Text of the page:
Extended Query Builder Usage

Spiral Database provides query builders for Insert, Update, Delete and Select operations, and multiple shortcuts for common functionality.

Before we start

Make sure to get access to the desired database using the DatabaseManager or via the entity source:

$db = $dbal->database('default');

$db = $orm->getSource(User::class)->getDatabase();

Insert Builder

To get an instance of InsertBuilder (responsible for insertions), we have to execute following code:

$insert = $database->insert('test');

Now we can add some values to our builder to be inserted into the related table:

$insert = $database->insert('test');

$insert->values([
    'time_created' => new \DateTime(),
    'name'         => 'Anton',
    'email'        => 'test@email.com',
    'balance'      => 800.90
]);

To run the InsertQuery we can execute the method run(), which will return last inserted id as result:

dump($insert->run());

You can also use fluent syntax: $database->insert('table')->values(...)->run().

Batch Insert

You can add as many values into insert builder as your database supports:

$insert->columns(['time_created', 'name', 'email', 'balance']);
for ($i = 0; $i < 20; $i++) {
    //We don't need to specify key names in this case
    $insert->values([
        new \DateTime(),
        $this->faker->randomNumber(2),
        $this->faker->email,
        $this->faker->randomFloat(2)
    ]);
}

$insert->run();

Quick Inserts

You can skip InsertQuery creation by talking to your table directly:

$table = $database->table('test');

dump($table->insertOne([
    'time_created' => new \DateTime(),
    'name'         => 'Anton',
    'email'        => 'test@email.com',
    'balance'      => 800.90
]));

Table class will automatically run a query and return the last inserted id. You can also check the insertMultiple method of Table.

SelectQuery Builder

SelectQuery builder can be retrieved in two very similar ways. You can either get it from the database instance or from the table instance:

protected function indexAction(Database $database)
{
    $select = $database->table('test')->select();
    $select = $database->select()->from('test');

    //Alternative
    $select = $database->test->select();
}

Select Columns

By default, SelectQuery selects every column (*) from its related table. We can always change the set of requested columns using the columns method.

$database->users->select()->columns('name')->fetchAll();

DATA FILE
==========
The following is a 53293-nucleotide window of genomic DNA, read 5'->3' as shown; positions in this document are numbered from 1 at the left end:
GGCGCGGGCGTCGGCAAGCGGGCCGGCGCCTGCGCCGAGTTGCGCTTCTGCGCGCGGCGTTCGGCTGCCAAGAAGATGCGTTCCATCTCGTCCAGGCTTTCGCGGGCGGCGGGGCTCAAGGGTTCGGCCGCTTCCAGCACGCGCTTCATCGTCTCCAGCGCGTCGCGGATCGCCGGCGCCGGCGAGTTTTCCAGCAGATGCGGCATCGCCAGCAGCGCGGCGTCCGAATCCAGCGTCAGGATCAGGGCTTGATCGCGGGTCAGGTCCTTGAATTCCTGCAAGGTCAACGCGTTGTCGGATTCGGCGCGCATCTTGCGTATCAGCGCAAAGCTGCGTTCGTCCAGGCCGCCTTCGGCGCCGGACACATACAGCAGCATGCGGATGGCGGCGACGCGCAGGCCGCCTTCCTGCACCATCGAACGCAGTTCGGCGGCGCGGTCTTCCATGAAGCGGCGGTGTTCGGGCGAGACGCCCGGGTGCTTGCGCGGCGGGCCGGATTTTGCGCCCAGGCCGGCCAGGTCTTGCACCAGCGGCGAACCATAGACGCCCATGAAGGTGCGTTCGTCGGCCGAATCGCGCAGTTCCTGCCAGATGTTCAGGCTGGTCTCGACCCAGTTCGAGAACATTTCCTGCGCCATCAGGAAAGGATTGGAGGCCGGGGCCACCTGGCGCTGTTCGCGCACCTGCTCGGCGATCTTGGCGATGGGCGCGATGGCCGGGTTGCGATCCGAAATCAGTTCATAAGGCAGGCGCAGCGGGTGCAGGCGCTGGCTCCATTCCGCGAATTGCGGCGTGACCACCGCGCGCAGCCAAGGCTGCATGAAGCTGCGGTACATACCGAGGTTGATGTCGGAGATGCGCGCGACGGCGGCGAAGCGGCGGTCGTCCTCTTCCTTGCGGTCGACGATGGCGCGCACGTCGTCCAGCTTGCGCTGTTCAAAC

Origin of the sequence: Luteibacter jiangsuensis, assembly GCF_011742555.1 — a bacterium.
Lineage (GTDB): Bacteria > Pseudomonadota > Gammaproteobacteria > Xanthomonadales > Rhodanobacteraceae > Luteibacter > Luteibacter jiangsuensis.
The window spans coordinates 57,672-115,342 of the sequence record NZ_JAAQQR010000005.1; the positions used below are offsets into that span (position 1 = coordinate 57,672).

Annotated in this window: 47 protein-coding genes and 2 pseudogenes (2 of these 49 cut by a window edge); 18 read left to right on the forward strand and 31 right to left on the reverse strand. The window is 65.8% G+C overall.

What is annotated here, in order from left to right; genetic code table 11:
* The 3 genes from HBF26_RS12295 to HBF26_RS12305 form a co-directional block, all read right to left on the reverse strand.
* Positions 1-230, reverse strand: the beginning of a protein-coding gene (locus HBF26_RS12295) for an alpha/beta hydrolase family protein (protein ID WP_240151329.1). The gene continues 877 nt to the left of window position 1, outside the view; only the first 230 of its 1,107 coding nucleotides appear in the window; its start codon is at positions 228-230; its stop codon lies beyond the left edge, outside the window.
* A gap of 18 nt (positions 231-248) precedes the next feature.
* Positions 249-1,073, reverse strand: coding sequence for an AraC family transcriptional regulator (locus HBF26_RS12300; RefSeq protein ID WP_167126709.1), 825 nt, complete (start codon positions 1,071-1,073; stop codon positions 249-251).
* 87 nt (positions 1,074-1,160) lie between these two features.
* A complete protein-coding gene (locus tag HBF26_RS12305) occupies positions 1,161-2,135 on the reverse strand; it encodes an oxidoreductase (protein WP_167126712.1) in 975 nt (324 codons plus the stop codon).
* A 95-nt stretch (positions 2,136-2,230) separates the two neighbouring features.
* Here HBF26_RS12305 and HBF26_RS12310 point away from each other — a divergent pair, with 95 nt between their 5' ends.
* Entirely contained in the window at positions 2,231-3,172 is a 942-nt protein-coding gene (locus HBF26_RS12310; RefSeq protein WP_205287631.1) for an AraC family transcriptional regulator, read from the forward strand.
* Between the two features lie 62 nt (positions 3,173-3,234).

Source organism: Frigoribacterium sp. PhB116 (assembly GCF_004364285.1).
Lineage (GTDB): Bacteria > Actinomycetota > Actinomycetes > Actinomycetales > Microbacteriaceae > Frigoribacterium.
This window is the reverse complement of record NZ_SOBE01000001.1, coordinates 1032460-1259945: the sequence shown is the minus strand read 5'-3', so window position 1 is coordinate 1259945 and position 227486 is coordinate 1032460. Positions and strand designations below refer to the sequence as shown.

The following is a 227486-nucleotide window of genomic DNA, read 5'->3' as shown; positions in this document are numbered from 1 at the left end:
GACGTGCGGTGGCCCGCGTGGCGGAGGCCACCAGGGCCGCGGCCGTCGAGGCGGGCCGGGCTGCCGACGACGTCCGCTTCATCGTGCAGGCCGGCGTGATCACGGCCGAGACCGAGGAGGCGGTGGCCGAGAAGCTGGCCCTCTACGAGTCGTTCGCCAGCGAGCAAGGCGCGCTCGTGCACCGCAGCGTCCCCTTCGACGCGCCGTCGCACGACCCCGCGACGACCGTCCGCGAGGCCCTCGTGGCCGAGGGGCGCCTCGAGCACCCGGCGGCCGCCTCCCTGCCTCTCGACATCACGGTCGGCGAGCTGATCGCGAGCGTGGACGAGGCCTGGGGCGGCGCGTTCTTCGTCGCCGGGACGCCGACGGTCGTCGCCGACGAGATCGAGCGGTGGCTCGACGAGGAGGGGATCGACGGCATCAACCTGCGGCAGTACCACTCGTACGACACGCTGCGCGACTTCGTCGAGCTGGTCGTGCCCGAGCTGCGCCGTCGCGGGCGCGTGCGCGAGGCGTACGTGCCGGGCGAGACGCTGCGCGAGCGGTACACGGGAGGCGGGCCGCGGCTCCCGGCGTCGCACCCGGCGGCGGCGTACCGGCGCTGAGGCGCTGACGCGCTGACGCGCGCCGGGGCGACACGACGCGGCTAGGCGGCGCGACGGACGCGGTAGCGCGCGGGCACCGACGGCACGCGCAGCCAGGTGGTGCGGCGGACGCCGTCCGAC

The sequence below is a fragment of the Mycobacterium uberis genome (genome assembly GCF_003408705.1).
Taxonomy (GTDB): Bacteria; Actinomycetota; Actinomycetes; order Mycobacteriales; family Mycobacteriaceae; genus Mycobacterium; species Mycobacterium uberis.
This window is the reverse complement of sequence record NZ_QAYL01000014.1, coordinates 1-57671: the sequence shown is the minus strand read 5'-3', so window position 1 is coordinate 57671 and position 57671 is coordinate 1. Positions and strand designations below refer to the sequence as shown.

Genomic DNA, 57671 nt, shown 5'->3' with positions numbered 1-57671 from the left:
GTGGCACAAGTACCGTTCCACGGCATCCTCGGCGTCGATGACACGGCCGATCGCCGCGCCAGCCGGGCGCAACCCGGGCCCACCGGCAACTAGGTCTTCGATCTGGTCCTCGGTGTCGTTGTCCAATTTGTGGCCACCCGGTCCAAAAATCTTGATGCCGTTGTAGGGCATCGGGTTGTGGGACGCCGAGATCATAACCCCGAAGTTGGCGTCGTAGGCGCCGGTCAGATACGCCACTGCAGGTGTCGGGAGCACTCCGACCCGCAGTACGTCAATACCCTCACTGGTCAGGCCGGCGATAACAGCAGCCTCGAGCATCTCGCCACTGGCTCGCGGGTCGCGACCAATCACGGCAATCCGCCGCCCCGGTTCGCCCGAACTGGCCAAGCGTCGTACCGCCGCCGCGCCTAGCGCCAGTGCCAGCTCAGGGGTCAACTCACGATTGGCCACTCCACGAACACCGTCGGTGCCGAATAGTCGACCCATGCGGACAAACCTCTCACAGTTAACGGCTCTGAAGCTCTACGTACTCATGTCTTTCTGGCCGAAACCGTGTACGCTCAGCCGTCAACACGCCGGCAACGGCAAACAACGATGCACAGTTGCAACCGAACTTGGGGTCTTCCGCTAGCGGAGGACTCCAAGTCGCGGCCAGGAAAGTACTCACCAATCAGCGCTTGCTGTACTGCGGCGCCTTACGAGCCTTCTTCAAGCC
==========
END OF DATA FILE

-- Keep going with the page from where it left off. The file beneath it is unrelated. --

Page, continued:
You can use your select query as proper iterator or use the run method, which will return an instance of PDOStatement:

foreach($select->getIterator() as $row) {
    dump($row);
}

To select all values as an array use fetchAll:

foreach($select->fetchAll() as $row) {
    dump($row);
}

You can always view the SQL that is being generated by your query by dumping it, or via the method sqlStatement:

dump($database->users->select()->columns('name')->sqlStatement());

Where Statements

Add WHERE conditions to your query using the where, andWhere, orWhere methods.

Basics

Let's add a simple condition on the status column of our table:

protected function indexAction(Database $database)
{
    $select = $database->select()->from('test')->columns(['id', 'status', 'name']);

    $select->where('status', '=', 'active');

    foreach ($select as $row) {
        dump($row);
    }
}
SELECT
`id`, `status`, `name`
FROM `primary_test`
WHERE `status` = 'active'

Note, that prepared statement will be used behind the scenes.

You can skip '=' in your conditions:

$select->where('status', 'active');
Where Operators

Second argument can be used to declare operator:

$select->where('id', '>', 10);
$select->where('status', 'like', 'active');

For between and not between conditions you can also use forth argument of where method:

$select->where('id', 'between', 10, 20);

Resulted SQL:

SELECT
`id`, `status`, `name`
FROM `primary_test`
WHERE `id` BETWEEN 10 AND 20
Multiple Where Conditions

Chain multiple where conditions using fluent calls:

$select->where('id', 1)->where('status', 'active');

Method andWhere is an alias for where, so we can rewrite such condition to make it more readable:

$select->where('id', 1)->andWhere('status', 'active');

Resulted SQL:

SELECT
`id`, `status`, `name`
FROM `primary_test`
WHERE `id` = 1 AND `status` = 'active'

SelectQuery will generate SQL based respecting your operator order and boolean operators:

$select->where('id', 1)->orWhere('id', 2)->orWhere('status', 'active');
SELECT
`id`, `status`, `name`
FROM `primary_test`
WHERE `id` = 1 OR `id` = 2 OR `status` = 'active'
Complex/Group Where Conditions

Group multiple where conditions using Closure as your first argument:

$select->where('id', 1)->where(function (SelectQuery $select) {
    $select->where('status', 'active')->orWhere('id', 10);
});
SELECT
`id`, `status`, `name`
FROM `primary_test`
WHERE `id` = 1 AND (`status` = 'active' OR `id` = 10)

Boolean joiners are respected:

$select->where('id', 1)->orWhere(function (SelectQuery $select) {
    $select->where('status', 'active')->andWhere('id', 10);
});

Result:

SELECT
`id`, `status`, `name`
FROM `primary_test`
WHERE `id` = 1 OR (`status` = 'active' AND `id` = 10)

You can nest as many conditions as you want.

Simplified/array Where Conditions

Alternatively you can use MongoDB style to build your where conditions:

$select->where([
    'id'     => 1,
    'status' => 'active'
]);

Such code is identical to two where method calls and generates such sql:

SELECT